I loved the movie version of Old Yeller when my kids were little. I don’t know if I knew then that it came from a book, but I’ve been wanting to read the book by Fred Gipson for years. When I was searching for a classic about an animal for the Back to the Classics Reading Challenge, plus a shorter classic after finishing a very long one, this fit the bill on both counts.
The story is told from the point of view of Travis, the fourteen-year-old oldest son of a family in Texas in the 1860s. Though the family lived off the land easily, they didn’t have much in the way of “cash money.” Some of the settlers were joining a cattle drive to a town some 600 miles away, and Travis’s dad decided to go. He left Travis as the “man of the house,” with the responsibility of a man: shooting game for food, keeping critters out of the corn, protecting the family from Indians and wildlife, milking the cows, looking after his Mama and little brother, Arliss, marking the new pigs, and not waiting for his mom to tell him to do things.
Travis felt “pretty near a grown man” and welcomed the opportunity to prove himself. With the exception of being able to reign in Little Arliss, he put in full days of work and did a good job. He was especially gratified when his mother waited supper for him, just like she did for his dad when his work ran late.
But then one day a scruffy, yellow ugly dog showed up on the property and stole some of the family’s meat. Little Arliss claimed the dog immediately, and their mom was willing for him to have him. But Travis hated him especially because of his thieving but also because he was ugly and seemed worthless.
But it wasn’t long before the dog proved it could learn and be a big help to the family, herding hogs, chasing off bears and wolves, etc. And it wasn’t long before Travis loved the dog even more than Little Arliss.
That made it all the harder when tragedy struck, which the author speaks of on the first page.
I love “coming of age” stories, especially the character has to stretch him- or herself farther than they think they can go (Keep the Lights Burning, Abbie, is another favorite along these lines.) I also enjoyed the peek into this era. It used to be a regular thing for a teenager to be trained to do an adult’s work, though they weren’t often left with it all on their shoulders like Travis was. Sometimes I wonder if that would be a better thing than not expecting young people to take on adult responsibilities until they’re out of college or later. Then again, it was a hard life, and I enjoy the fact that young people now have avenues to explore in their teens that young people didn’t have then. I also can’t imagine being nearly alone on the edges of a settlement while a husband is away for months with no means of communication for all that time, and having to patch up serious injuries of both boys and animals and take on the extra work that they can’t do while injured.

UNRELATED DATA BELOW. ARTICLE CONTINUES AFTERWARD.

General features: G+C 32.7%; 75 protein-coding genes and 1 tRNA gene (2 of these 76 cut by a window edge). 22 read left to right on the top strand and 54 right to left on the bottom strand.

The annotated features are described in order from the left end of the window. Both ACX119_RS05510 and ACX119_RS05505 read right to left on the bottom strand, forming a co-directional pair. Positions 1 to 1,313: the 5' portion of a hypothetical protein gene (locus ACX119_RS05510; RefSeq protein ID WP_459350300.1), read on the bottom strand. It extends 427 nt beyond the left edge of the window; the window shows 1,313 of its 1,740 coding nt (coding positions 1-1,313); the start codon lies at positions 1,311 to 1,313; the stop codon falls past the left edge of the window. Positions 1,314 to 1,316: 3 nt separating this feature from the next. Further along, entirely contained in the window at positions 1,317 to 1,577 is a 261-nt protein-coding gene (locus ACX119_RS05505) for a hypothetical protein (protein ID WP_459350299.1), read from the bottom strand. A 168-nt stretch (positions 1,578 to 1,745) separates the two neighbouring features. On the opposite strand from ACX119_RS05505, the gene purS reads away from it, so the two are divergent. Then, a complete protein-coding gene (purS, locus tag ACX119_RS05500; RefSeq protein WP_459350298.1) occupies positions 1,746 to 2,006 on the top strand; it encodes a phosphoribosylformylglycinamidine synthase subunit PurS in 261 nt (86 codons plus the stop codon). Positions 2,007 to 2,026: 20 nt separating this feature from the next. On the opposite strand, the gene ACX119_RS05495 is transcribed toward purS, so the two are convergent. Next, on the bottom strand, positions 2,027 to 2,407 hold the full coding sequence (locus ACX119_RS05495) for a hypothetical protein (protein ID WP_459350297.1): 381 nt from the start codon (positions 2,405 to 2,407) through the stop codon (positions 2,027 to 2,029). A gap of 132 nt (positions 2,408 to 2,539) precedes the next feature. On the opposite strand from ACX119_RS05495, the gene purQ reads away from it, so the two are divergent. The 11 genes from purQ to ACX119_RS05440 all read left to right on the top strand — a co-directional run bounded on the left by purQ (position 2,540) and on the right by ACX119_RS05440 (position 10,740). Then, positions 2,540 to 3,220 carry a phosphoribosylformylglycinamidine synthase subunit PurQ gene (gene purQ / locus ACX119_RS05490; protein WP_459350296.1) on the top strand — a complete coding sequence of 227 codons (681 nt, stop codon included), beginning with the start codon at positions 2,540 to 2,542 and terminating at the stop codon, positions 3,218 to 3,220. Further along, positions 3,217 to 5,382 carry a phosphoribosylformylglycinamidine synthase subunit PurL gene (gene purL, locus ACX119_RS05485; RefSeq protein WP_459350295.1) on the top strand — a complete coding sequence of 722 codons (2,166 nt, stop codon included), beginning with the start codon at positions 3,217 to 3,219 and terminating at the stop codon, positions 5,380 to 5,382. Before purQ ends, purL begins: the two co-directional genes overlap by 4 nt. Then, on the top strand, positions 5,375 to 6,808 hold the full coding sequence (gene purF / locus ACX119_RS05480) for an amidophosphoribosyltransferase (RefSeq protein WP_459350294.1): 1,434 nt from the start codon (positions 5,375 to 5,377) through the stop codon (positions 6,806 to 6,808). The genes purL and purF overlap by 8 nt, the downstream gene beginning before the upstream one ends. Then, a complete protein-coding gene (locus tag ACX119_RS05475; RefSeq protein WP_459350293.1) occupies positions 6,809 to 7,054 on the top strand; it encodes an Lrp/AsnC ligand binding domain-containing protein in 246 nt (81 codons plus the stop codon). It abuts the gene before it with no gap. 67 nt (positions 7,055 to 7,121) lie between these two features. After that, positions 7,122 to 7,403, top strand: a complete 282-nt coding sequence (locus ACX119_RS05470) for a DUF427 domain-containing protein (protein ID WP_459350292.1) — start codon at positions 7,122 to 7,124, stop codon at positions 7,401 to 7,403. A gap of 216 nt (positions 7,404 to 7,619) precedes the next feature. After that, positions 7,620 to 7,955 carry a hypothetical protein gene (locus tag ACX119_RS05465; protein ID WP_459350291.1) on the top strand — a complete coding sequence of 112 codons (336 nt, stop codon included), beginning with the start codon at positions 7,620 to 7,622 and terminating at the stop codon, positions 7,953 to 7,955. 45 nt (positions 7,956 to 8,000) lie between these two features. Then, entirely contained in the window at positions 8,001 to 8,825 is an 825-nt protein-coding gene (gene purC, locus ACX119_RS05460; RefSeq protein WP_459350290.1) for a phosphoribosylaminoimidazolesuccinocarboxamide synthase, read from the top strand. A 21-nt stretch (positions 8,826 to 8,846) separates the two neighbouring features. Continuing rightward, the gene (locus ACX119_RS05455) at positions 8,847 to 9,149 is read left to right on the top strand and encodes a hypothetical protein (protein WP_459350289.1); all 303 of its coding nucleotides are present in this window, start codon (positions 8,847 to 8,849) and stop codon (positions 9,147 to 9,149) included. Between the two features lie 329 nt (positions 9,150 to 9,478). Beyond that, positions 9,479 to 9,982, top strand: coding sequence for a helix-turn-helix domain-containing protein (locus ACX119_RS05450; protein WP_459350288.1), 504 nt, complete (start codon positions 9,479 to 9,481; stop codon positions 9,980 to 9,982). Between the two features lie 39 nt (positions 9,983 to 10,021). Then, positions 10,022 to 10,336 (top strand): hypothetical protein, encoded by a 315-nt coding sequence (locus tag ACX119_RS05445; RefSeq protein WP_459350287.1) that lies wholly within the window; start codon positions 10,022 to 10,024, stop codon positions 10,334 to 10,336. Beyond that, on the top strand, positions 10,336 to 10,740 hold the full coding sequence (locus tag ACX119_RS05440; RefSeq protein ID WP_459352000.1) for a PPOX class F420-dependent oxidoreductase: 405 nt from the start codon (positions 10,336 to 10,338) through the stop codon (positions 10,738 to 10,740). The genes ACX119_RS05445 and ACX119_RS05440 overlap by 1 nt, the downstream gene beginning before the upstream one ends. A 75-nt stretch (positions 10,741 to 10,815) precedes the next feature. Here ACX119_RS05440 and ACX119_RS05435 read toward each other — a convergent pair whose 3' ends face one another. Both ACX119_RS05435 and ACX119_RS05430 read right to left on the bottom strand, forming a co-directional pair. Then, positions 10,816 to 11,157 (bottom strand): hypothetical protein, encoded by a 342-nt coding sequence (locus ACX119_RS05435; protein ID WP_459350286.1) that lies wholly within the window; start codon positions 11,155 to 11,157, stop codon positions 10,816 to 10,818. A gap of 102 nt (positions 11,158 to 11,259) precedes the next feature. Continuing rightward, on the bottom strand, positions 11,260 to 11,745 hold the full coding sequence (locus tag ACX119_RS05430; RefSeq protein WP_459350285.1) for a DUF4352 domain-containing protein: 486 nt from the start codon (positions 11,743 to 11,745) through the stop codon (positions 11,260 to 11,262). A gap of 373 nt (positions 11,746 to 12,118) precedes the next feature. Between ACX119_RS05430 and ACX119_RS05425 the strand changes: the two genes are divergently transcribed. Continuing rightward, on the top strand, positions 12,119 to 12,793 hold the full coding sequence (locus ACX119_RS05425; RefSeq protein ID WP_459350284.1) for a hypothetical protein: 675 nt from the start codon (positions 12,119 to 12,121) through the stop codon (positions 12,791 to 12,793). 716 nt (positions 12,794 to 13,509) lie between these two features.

Probably my favorite part of the book is the advice Travis’s dad gave him when he returned and heard all that had gone on in his absence:
That was as rough a thing as I ever heard tell of happening to a boy. And I’m mighty proud to learn how my boy stood up to it. You couldn’t ask any more of a grown man… It’s not a thing you can forget. I don’t guess it’s a thing you ought to forget. What I mean is, things like that happen. They may seem mighty cruel and unfair, but that’s how life is part of the time. But that isn’t the only way life is. A part of the time, it’s mighty good. And a man can’t afford to waste all the good part, worrying about the bad parts. That makes it all bad.
I listens to the audiobook very nicely read by Peter Francis James. he did a good job with the expression as well as the accents. It’s been a long while since I’ve seen the movie version, but it seems to have followed closely to the book except for drawing out the climax more.